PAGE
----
April 2024

Rise of the Planet of the Apes (2011)

DIRECTOR: Rupert Wyatt

CAST: James Franco, Freida Pinto, John Lithgow, Brian Cox, Tom Felton, David Oyelowo, Andy Serkis


Following Tim Burton’s unsuccessful 2001 attempt to reboot the Planet of the Apes franchise, Rise of the Planet of the Apes (which bears no connection to Burton’s loose remake of the original 1968 film) is technically a prequel, but is really intended as a springboard for a new rejuvenated series based on the famous property.  The movie accomplishes this well enough to get the job done–a second installment is due out in July 2014–but suffers from a rushed pace, thin characters (with one somewhat ironic exception), and the open ending that is a frequent symptom of prequelitis.

image0032Here, the unintentional architect of the apocalypse–and the Planet of the Apes–is ambitious young scientist Will Rodman (James Franco).  Determined to cure his Alzheimer’s-suffering father (John Lithgow), Rodman fast-tracks a drug that gives lab chimps amazingly heightened intelligence, but also inadvertently creates a virus that is fatal to humans.  Rodman’s star test subject is a baby chimpanzee named Caesar (motion capture performance by Andy Serkis), whom Rodman secretly raises from infancy in his house with the help of his father and girlfriend Caroline (Freida Pinto) after his bottom line boss (David Oyelowo) gets nervous and orders the chimps destroyed.  For a while, Caesar makes incredible progress and it seems Rodman has unlocked the cure to Alzheimer’s and a massive intelligence enhancer all in one.  But the more intelligent and self-aware Caesar grows, the more unhappy and conflicted he becomes with his sheltered and confined existence.  Eventually, an aggressive confrontation with a neighbor lands Caesar in cruel confinement with hundreds of other apes under the thumb of abusive humans (Brian Cox and Tom Felton).  Turning his back on humanity, Caesar begins to assemble an army.  And meanwhile, the virus slowly begins seeping into the human population.

Rise of the Planet of the Apes has its share of memorable moments–almost all of which are related to Caesar–but the need to leave the story unfinished to make way for following installments is its biggest weakness.  There is no real ending; the movie basically stops, and the final shot might as well have “to be continued” captioned under it.  There is no closure for the main characters, and given the upcoming sequel jumps a decade into the future, with the post-apocalyptic battle between human survivors and Caesar’s army in full swing, and none of this cast set to return besides Andy Serkis, nor are we likely to get any.  Not that the human characters induce that deep an investment.  Ironically but perhaps fittingly, the most memorable (or the only memorable) character is Caesar himself.  Virtually all of the moments that generate an emotional reaction involve Caesar, and the CGI chimp oddly has the feel of more depth and emotion than any of the thinly-drawn humans he interacts with.  While well-rendered with a range of facial expressions, the CGI chimps are never interchangeable with the real thing, but most viewers should get used to them quickly enough, and a real chimp would not have the full emotional expressiveness that the effects team–and Andy Serkis–bring to Caesar.  At times, it almost feels like there’s two separate movies, a bland and generic one with dull protagonist Will butting heads with his money-minded boss and his father’s Alzheimer’s subplot that’s too underdeveloped to generate an emotional reaction, and then one with fascinating material like Caesar building the apes in the enclosure into a fledgling society.  It’s funny how much more engaging and compelling the scenes centering on computer-generated apes are than the ones featuring flesh-and-blood humans, but these two aspects of the movie are on markedly different levels.  There’s not that much action, but what there is–especially a climactic battle between the police and the ape army on the Golden Gate Bridge–is well-handled and thrilling.  While the original film was an allegory for racial bigotry, this one hits the standard themes of scientists paying the price of playing God.  The filmmakers throw in a couple Easter eggs and nods to the original film, with the most obvious shout-out being the original’s most famous line quoted here word-for-word.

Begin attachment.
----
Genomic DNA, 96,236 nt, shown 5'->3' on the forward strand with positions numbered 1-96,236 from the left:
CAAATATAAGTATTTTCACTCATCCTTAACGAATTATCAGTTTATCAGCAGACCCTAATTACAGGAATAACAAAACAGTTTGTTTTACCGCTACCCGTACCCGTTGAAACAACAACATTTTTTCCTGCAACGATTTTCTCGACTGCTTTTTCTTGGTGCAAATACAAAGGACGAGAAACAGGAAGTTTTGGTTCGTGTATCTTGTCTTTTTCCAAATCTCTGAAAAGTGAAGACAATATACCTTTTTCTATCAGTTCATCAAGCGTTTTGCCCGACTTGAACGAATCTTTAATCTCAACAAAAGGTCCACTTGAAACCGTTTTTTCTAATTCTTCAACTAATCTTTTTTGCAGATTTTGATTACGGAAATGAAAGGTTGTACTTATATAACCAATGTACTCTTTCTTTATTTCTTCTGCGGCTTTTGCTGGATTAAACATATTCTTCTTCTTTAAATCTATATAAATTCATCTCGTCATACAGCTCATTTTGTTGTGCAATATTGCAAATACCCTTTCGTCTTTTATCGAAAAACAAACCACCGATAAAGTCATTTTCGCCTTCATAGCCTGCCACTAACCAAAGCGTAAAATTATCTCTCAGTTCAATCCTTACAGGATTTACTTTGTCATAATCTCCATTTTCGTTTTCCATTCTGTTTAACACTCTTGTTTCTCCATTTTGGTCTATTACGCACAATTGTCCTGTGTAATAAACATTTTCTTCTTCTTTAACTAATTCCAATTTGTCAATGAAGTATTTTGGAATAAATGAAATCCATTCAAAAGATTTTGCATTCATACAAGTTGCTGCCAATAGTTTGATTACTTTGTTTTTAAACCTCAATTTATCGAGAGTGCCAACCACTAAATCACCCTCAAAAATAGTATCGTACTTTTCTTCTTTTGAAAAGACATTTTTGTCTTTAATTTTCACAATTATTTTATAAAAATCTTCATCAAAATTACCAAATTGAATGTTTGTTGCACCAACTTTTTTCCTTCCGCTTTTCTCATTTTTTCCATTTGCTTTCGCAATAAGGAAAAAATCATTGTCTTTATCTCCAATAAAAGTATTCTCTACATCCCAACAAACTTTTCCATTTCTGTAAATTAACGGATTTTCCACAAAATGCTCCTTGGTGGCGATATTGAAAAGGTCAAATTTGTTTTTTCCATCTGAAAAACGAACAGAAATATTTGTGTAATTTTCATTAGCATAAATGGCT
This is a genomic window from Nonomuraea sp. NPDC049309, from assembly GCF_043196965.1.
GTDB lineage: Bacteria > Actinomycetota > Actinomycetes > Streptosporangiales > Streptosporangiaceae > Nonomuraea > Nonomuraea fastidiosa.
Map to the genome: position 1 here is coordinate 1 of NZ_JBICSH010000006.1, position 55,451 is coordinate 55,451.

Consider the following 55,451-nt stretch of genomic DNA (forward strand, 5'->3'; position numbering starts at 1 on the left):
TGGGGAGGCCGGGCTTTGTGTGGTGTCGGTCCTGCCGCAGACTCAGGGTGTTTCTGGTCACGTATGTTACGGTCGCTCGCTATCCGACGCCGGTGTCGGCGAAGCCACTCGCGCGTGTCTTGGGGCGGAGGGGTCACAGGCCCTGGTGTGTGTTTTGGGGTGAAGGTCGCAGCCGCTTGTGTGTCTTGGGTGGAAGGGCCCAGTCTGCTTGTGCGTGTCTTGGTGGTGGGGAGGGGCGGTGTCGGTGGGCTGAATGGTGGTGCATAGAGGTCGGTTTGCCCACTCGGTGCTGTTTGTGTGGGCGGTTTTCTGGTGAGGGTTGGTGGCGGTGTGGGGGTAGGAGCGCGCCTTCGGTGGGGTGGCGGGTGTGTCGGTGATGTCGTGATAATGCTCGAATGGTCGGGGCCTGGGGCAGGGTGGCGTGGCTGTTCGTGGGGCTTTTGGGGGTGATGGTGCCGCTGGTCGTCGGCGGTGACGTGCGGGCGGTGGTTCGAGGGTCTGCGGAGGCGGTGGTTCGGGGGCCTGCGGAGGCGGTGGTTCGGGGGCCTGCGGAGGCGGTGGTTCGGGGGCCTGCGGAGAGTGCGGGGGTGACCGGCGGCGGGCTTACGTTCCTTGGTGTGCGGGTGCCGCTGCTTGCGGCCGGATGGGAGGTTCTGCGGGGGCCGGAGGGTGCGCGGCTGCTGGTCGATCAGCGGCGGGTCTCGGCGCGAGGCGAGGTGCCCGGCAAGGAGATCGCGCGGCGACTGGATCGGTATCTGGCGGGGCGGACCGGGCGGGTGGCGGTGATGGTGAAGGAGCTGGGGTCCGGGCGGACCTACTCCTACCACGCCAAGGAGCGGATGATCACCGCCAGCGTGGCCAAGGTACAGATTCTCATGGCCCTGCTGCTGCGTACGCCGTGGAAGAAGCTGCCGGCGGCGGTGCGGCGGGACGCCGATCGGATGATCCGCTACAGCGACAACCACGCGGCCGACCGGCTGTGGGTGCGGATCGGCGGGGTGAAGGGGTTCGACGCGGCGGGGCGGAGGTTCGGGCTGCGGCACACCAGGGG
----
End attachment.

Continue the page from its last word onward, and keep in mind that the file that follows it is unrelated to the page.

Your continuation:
Our human protagonist, Will Rodman, is bland and generic, and James Franco doesn’t bring much to the part.  We never really care about Will, and Caesar easily steals the show from him.  The rest of the cast includes some familiar faces—Freida Pinto, John Lithgow, Brian Cox (being what you’d expect), Tom Felton (sporting an American accent but still in Draco Malfoy mode)—but no one makes an impression.  Caesar is “played” by Andy Serkis, who between this, The Lord of the Rings‘ Gollum, and the title character in Peter Jackson’s King Kong, has become Hollywood’s go-to guy for motion capture performances (meaning Serkis physically acted out Caesar’s scenes and was replaced afterward with the CGI creation, helping Caesar to interact convincingly with the other actors and also providing a model for his movements and facial expressions).

Rise of the Planet of the Apes is often engaging in the moment, and some of Caesar’s scenes are both fascinating and poignant, but ultimately the movie cannot stand on its own and feels like an incomplete and half-told story.  Taken as a whole with subsequent installments that tie it further with the original film, it may come in time to be viewed more strongly, but as of now, while it’s a competent addition to the mythos, it’s not an indispensable one.

* * 1/2